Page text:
Holidays ‘hijacked’ by ads on Facebook, Greenpeace study claims
Social analytics scan of local public posts around festive periods show large proportion involve sales promotions
Major holidays in Hong Kong are being “hijacked” by advertisements and sales promotions on Facebook, according to a study by an environmental group concerned about consumerism, overconsumption and waste.
Greenpeace East Asia employed a social analytics service to scan all local public posts on the city’s most used social media platform in the week up to and after Christmas, Lunar New Year, Valentine’s Day, Father’s Day and Mother’s Day last year.
It found that up to three-quarters of public posts made during these periods were some sort of soft-sell sales promotion.
Most of these advertisements used subtle or casual approaches, such as telling a relatable story to appeal to prospective customers and attempting to use feelings such as love, warmth, filial piety, happiness and gratitude to prod people into thinking they must buy gifts for loved ones out of duty, said campaigner Walton Li, who led the research.
“The five main holidays are basically hijacked by advertising,” Li said, adding that most of the messages often mentioned a discount or sale.
He urged the public to consider less material-based gift-giving and look into simpler ways of celebrating holidays to reduce needless purchases and reduce waste.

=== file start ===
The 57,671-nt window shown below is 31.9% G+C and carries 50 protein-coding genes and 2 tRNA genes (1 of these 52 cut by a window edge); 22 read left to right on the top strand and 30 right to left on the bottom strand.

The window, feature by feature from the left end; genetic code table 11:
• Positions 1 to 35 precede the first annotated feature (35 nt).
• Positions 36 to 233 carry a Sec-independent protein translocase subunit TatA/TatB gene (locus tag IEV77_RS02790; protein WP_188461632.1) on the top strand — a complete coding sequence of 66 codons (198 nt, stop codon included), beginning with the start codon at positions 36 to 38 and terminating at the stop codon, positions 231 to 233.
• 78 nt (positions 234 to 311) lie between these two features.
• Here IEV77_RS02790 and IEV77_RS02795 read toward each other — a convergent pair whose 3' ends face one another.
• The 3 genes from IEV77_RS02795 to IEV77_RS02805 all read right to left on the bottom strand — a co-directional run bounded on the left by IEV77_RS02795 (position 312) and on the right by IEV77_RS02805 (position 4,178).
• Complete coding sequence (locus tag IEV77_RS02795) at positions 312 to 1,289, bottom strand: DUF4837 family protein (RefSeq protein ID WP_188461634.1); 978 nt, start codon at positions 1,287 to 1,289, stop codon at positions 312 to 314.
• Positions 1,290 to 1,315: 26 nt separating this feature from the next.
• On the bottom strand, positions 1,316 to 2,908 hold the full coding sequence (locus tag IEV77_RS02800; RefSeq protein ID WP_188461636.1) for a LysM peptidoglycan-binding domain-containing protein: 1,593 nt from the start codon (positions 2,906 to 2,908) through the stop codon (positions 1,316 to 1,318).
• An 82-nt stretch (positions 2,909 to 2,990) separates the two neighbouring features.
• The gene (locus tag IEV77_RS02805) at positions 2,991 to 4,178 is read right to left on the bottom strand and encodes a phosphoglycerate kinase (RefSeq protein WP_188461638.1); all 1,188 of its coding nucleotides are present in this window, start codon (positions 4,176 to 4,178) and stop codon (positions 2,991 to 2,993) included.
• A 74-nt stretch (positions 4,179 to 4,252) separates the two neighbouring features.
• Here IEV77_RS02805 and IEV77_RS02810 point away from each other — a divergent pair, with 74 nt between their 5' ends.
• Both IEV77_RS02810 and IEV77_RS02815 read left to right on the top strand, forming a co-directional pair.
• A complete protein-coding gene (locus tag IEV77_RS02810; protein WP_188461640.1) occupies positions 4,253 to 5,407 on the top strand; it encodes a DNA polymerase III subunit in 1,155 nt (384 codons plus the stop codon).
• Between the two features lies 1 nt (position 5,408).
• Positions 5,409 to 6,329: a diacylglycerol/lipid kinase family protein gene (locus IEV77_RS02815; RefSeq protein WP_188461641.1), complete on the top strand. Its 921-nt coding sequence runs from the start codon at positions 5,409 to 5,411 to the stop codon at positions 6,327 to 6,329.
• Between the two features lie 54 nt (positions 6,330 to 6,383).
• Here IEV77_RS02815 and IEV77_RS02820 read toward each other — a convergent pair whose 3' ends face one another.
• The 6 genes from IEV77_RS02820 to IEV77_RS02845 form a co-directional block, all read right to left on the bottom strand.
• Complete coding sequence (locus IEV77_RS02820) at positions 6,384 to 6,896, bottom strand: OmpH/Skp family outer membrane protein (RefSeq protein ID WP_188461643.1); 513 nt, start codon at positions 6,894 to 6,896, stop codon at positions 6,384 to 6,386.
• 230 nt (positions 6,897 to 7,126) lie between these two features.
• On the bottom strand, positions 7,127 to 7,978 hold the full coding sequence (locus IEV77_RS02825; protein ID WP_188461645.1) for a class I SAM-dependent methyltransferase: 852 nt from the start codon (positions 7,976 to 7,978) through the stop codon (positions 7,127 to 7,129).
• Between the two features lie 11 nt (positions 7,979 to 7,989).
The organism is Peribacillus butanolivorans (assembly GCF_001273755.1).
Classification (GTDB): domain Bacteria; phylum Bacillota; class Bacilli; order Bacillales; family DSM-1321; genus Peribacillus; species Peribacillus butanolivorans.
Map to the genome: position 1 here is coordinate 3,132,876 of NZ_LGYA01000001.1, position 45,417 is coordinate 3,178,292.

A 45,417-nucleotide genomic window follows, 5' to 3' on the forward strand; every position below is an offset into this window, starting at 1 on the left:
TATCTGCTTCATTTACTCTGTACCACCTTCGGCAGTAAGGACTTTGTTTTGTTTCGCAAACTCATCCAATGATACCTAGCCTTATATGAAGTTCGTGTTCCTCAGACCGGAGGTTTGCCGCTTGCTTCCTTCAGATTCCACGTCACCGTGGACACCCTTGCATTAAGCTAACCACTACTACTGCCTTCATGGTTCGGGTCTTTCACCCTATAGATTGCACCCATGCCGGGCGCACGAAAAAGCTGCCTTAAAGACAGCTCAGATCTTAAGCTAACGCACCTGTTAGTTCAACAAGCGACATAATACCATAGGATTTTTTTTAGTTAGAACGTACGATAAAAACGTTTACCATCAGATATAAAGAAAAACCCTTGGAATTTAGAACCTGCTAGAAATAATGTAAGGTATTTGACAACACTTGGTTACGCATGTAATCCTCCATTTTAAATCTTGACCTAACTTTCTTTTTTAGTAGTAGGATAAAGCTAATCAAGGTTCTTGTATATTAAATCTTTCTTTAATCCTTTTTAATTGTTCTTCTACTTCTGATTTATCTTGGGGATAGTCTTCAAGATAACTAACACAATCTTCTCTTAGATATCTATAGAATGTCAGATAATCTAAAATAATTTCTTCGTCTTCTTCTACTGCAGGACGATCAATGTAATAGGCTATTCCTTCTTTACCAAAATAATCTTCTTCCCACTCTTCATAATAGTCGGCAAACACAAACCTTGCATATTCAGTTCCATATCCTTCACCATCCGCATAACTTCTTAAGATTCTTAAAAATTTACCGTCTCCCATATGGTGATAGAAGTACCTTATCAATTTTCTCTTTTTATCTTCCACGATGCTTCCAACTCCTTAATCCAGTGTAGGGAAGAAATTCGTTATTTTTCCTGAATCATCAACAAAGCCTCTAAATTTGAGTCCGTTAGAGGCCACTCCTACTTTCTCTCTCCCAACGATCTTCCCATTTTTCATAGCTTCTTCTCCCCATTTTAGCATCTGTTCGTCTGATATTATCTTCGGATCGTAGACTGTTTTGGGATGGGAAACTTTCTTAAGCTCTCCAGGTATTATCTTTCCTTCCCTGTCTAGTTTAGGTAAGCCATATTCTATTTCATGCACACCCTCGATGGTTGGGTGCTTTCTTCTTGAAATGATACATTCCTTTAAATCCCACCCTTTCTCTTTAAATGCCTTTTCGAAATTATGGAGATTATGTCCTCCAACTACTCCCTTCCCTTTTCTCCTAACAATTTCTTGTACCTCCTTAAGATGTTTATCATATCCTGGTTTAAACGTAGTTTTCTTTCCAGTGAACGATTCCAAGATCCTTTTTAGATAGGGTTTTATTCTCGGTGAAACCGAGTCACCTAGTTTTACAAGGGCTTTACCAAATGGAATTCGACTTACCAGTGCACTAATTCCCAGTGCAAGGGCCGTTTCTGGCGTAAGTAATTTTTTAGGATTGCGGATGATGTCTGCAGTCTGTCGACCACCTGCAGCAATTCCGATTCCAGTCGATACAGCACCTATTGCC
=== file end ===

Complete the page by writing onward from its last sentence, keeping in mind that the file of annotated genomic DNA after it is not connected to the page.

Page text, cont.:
According to the analysis, sales promotions made up a third of Facebook posts with high social media interaction – such as likes, comments and shares – that had keywords related to Lunar New Year. They made up about half of all posts related to Christmas during the festive season.
The subtle messaging was even more serious on Valentine’s Day, with three-quarters of all public posts involving a sales pitch. The ratio was 67 per cent on Mother’s Day and 65 per cent on Father’s Day.
Greenpeace argued that excessive consumption would be exacerbated as more people did their shopping online and targeted advertising got more sophisticated. The line between commercial advertising and public posts by celebrities and “key opinion leaders” was also becoming increasingly blurred, the group said.
Consumerism in the city has come under the spotlight recently in similar studies. One published by the Wofoo Social Enterprise last week found 57 per cent of adults in Hong Kong to be compulsive hoarders, with 11 per cent of respondents displaying compulsive shopping behaviour.
A separate recent survey, also by Greenpeace, found Hong Kong to be the most shopaholic and wasteful city by a significant margin when compared to cities in Taiwan, mainland China, Italy and Germany.
Two-thirds of Hong Kong consumers said they had more clothes than they needed, while half owned unworn items that still had the tag on. About 43 per cent of Hongkongers also admitted spending more than they could afford on clothes.